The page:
Break Clauses in Commercial Leases

In a televised address at 5.30pm on 23 March 2020 made to the risk posed by Covid-19, the government ushered in a new way of living and working for more than 60 million people. Employers have ever since been looking at their working environment to assess whether it is both safe for their employees to return and also economically sustainable for both the short and long term survival of their business.

The UK was not prepared for the overnight introduction of a mass working-from-home system but some employers have been relieved to find that the working from home model is a viable alternative for some of their employees. This has made redundant the need for large expensive office spaces in city centres or retail parks.

It is important that tenants take legal advice before entering into their lease and be looking to their existing lease to see if they negotiated a break clause. Even if they have, it may be a conditional break clause and exercising it may not be straightforward. Failing to exercise the break clause properly may mean the break notice is invalid and the opportunity to terminate the lease is missed with the next one not coming around again potentially for a number of years.

What is a break clause?

A break clause in a lease allows for either the landlord or the tenant (or both) to end the lease before the expiry of the contractual term. Landlords will do everything they can to try to avoid a tenant breaking their lease and a period of loss of rent and vacant premises. Any failure on behalf of the tenant to comply will be used to prevent the tenant from determining their lease early.

Typical conditions attached to a break clause include but are not limited to the following:

  1. The correct amount of notice must be given to the landlord of the tenant’s intention to break the lease.
  2. A break notice may need to be in a prescribed form and served in accordance with the notice conditions as set out in the lease.
  3. The tenant must have paid all of the rents due under the lease either when the break notice is served or by the very latest the break date.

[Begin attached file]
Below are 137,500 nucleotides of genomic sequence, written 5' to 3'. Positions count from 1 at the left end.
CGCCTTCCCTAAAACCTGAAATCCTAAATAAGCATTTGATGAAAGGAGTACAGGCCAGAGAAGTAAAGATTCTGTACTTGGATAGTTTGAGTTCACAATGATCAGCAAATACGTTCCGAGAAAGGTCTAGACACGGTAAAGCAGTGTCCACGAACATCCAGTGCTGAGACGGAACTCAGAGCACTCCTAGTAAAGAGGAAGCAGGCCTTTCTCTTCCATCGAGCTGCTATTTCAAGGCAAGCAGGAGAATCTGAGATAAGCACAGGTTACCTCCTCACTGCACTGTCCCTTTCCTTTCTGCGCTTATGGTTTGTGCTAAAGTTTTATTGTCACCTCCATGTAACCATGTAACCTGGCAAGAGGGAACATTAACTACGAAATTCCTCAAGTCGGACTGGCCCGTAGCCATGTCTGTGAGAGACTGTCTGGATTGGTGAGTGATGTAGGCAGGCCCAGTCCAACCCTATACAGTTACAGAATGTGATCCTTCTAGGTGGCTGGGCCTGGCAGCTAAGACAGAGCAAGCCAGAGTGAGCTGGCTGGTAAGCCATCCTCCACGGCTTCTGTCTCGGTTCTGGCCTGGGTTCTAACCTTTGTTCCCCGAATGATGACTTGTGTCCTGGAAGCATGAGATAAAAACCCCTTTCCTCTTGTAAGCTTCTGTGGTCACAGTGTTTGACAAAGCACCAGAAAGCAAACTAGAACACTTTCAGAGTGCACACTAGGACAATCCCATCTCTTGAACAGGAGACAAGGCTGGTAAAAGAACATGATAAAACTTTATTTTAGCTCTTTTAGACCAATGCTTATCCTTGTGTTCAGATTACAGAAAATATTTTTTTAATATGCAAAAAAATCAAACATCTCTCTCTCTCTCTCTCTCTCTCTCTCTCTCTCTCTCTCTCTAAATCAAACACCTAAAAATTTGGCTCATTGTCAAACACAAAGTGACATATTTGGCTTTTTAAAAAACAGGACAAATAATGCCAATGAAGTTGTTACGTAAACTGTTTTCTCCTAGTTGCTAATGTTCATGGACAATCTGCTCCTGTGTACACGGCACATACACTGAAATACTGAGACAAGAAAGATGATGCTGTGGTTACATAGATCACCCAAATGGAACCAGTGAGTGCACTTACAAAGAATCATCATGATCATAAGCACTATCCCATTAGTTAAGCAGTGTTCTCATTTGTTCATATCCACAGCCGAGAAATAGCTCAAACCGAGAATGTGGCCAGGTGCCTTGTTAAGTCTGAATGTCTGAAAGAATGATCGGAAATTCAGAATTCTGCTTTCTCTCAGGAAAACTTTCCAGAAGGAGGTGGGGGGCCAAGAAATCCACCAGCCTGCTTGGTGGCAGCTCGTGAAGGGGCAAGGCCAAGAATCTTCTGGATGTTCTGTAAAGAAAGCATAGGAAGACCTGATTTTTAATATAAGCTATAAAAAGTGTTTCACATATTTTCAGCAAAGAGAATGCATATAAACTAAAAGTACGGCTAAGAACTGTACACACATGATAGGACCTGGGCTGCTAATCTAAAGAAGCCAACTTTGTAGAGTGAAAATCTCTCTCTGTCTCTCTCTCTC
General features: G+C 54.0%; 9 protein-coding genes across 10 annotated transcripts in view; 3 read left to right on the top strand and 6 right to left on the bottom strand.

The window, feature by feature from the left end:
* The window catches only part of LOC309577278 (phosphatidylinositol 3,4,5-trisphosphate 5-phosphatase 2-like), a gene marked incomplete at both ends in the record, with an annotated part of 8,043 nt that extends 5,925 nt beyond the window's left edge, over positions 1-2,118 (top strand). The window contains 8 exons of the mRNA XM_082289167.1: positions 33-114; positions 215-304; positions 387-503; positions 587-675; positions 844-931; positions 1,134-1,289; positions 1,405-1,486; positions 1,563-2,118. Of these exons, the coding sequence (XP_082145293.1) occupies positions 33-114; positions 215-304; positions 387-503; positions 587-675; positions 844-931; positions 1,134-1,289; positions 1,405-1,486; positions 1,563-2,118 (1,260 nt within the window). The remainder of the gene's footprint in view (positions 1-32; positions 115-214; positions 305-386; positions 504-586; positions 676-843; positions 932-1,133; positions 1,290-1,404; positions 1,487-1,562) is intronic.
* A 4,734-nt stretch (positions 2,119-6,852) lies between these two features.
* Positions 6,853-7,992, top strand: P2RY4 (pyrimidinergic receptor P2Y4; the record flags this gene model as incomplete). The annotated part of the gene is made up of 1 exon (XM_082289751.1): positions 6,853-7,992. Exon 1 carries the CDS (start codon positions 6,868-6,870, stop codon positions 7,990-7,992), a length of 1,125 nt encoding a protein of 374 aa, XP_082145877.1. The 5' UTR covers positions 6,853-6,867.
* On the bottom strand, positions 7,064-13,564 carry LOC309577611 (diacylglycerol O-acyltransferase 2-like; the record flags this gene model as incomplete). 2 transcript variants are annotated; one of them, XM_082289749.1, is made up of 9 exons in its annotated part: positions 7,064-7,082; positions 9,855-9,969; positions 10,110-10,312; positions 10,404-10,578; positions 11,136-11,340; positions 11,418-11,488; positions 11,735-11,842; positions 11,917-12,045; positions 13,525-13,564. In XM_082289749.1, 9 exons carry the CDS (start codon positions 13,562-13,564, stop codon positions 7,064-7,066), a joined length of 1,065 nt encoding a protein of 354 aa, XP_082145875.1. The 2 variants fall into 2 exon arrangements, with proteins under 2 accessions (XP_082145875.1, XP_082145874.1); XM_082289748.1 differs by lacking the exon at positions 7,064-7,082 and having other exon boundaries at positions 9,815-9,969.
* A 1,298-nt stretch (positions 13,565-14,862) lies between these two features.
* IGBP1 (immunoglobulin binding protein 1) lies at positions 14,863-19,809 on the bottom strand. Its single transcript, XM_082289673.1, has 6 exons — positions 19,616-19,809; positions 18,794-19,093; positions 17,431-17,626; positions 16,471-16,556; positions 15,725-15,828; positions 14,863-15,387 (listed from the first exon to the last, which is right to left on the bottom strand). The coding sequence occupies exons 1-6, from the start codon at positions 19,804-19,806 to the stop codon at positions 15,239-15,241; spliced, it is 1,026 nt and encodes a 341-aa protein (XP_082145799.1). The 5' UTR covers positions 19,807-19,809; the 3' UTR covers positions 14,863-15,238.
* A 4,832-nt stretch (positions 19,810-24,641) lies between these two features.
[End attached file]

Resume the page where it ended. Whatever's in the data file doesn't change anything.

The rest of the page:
4. The tenant must have complied with all of the tenant covenants under the lease. If the tenant is aware of any breach, they must seek to rectify these as soon as possible so as not to render the break notice invalid.
  5. The tenant must give vacant possession and the lease may require reinstatement of the premises by the break date.

Tenants should:

  1. Take expert legal advice when agreeing Heads of Terms and certainly before entering into a lease;
  2. Regularly reviewing the break dates in your lease so one is not missed;
  3. Take legal advice on the contents of a break clause and allow for plenty of time to consider the precise requirements of the break clause.

Negotiating the right terms for your business from the outset and making sure you comply with any break clause in your lease are very important and the future survival of your business may depend on it.

Due to the coronavirus pandemic and the huge impact it is having on both commercial landlords and tenants we are extending our monthly commercial property legal clinic and are offering free daily telephone appointment slots for the foreseeable future. Commercial Property solicitor Osman Dervish will try and answer any questions you have regarding your legal position during this current crisis. If you need advice please book your appointment via Calendly. 

Bretherton Law have been serving people and businesses in Hertfordshire for over 50 years. Our experienced Commercial Property team will give you honest, professional advice.